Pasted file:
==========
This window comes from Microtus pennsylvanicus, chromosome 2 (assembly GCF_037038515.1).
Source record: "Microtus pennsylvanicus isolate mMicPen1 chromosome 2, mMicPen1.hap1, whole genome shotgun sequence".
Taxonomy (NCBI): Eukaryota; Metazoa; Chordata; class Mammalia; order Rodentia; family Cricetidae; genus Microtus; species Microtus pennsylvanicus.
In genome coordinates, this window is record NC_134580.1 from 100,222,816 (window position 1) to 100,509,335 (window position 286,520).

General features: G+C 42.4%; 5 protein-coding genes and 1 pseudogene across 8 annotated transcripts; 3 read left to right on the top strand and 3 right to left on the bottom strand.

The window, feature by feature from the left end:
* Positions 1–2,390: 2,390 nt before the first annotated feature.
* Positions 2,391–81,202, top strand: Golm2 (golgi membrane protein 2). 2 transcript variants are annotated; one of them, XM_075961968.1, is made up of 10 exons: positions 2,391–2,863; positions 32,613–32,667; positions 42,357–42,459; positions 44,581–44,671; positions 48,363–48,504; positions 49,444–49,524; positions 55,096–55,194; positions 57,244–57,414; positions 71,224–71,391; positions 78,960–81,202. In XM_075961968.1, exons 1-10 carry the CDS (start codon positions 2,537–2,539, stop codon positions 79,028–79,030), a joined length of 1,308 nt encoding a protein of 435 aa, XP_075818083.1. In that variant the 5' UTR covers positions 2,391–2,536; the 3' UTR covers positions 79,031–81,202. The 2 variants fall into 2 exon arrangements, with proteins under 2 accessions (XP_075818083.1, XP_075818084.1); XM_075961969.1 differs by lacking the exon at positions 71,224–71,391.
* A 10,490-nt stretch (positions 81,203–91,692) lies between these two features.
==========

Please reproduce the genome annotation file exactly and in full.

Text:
This window comes from Microtus pennsylvanicus, chromosome 2 (assembly GCF_037038515.1).
Source record: "Microtus pennsylvanicus isolate mMicPen1 chromosome 2, mMicPen1.hap1, whole genome shotgun sequence".
Taxonomy (NCBI): Eukaryota; Metazoa; Chordata; class Mammalia; order Rodentia; family Cricetidae; genus Microtus; species Microtus pennsylvanicus.
In genome coordinates, this window is record NC_134580.1 from 100,222,816 (window position 1) to 100,509,335 (window position 286,520).

General features: G+C 42.4%; 5 protein-coding genes and 1 pseudogene across 8 annotated transcripts; 3 read left to right on the top strand and 3 right to left on the bottom strand.

The window, feature by feature from the left end:
* Positions 1–2,390: 2,390 nt before the first annotated feature.
* Positions 2,391–81,202, top strand: Golm2 (golgi membrane protein 2). 2 transcript variants are annotated; one of them, XM_075961968.1, is made up of 10 exons: positions 2,391–2,863; positions 32,613–32,667; positions 42,357–42,459; positions 44,581–44,671; positions 48,363–48,504; positions 49,444–49,524; positions 55,096–55,194; positions 57,244–57,414; positions 71,224–71,391; positions 78,960–81,202. In XM_075961968.1, exons 1-10 carry the CDS (start codon positions 2,537–2,539, stop codon positions 79,028–79,030), a joined length of 1,308 nt encoding a protein of 435 aa, XP_075818083.1. In that variant the 5' UTR covers positions 2,391–2,536; the 3' UTR covers positions 79,031–81,202. The 2 variants fall into 2 exon arrangements, with proteins under 2 accessions (XP_075818083.1, XP_075818084.1); XM_075961969.1 differs by lacking the exon at positions 71,224–71,391.
* A 10,490-nt stretch (positions 81,203–91,692) lies between these two features.